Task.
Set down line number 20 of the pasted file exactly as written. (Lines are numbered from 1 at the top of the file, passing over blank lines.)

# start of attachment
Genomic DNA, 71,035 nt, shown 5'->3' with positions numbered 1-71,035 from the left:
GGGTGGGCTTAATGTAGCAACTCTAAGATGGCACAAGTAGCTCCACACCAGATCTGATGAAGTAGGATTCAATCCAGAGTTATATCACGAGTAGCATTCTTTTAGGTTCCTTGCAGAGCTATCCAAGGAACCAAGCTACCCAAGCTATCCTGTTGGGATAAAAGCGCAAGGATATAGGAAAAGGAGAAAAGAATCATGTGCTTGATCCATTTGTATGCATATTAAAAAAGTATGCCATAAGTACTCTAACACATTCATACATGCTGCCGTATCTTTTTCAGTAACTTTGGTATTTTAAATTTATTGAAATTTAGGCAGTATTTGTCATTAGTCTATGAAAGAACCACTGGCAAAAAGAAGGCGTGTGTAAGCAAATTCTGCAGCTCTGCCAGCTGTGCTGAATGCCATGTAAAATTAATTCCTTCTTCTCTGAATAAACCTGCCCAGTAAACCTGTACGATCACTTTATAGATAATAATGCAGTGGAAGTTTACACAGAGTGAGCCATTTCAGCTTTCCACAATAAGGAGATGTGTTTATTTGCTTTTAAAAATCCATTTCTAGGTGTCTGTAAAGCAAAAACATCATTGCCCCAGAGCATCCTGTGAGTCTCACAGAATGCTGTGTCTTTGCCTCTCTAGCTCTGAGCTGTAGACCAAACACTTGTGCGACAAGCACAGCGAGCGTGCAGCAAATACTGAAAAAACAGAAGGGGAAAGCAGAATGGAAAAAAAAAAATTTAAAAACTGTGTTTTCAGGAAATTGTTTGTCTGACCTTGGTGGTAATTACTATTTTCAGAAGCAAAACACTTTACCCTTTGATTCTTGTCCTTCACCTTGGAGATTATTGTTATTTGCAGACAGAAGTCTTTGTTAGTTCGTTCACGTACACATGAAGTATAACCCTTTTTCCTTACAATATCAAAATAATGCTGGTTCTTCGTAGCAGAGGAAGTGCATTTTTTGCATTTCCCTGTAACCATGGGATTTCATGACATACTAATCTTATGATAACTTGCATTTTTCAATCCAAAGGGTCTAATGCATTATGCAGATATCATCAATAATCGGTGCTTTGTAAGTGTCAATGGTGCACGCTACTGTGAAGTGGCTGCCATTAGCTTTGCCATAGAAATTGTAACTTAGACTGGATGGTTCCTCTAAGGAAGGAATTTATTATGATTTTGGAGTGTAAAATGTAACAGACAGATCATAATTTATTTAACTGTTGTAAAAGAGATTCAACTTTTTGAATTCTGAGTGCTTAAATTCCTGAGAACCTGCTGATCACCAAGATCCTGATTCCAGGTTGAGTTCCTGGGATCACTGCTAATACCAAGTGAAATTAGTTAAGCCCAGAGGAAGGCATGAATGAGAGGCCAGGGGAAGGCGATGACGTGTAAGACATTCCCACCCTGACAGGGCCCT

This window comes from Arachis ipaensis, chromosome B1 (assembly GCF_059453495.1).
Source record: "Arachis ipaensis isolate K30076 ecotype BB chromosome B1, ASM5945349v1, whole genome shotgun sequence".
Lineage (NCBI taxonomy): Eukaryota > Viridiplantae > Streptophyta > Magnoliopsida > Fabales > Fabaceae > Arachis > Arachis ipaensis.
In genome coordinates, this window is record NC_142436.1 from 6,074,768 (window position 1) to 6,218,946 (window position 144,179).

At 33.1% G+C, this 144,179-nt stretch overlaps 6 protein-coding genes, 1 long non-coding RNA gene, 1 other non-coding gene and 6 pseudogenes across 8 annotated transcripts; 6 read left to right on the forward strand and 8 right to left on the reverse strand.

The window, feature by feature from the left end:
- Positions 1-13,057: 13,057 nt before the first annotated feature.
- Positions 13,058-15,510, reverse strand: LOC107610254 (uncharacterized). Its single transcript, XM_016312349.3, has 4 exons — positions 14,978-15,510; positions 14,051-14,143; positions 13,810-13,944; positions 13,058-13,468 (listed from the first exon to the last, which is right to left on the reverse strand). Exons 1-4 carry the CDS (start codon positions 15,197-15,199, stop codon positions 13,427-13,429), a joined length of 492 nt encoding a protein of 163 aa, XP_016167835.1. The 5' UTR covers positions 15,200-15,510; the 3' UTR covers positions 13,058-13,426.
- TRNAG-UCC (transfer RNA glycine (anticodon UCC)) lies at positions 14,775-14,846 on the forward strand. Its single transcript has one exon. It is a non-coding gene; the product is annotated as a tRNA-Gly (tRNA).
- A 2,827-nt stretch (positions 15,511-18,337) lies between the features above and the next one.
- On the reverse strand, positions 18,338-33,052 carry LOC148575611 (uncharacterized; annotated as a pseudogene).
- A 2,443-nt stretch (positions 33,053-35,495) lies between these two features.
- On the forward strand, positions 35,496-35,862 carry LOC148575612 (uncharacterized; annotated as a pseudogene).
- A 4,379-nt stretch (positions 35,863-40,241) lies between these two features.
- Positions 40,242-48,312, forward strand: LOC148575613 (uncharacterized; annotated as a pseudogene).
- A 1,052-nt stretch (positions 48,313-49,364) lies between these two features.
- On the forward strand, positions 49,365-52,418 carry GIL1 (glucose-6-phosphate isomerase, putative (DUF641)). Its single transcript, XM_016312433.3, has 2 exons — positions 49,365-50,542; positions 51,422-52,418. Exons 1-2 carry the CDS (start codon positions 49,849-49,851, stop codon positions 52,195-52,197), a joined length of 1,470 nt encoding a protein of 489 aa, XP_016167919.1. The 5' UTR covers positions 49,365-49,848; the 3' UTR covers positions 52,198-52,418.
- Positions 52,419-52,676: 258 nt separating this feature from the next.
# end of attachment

- Positions 52,419-52,676: 258 nt separating this feature from the next.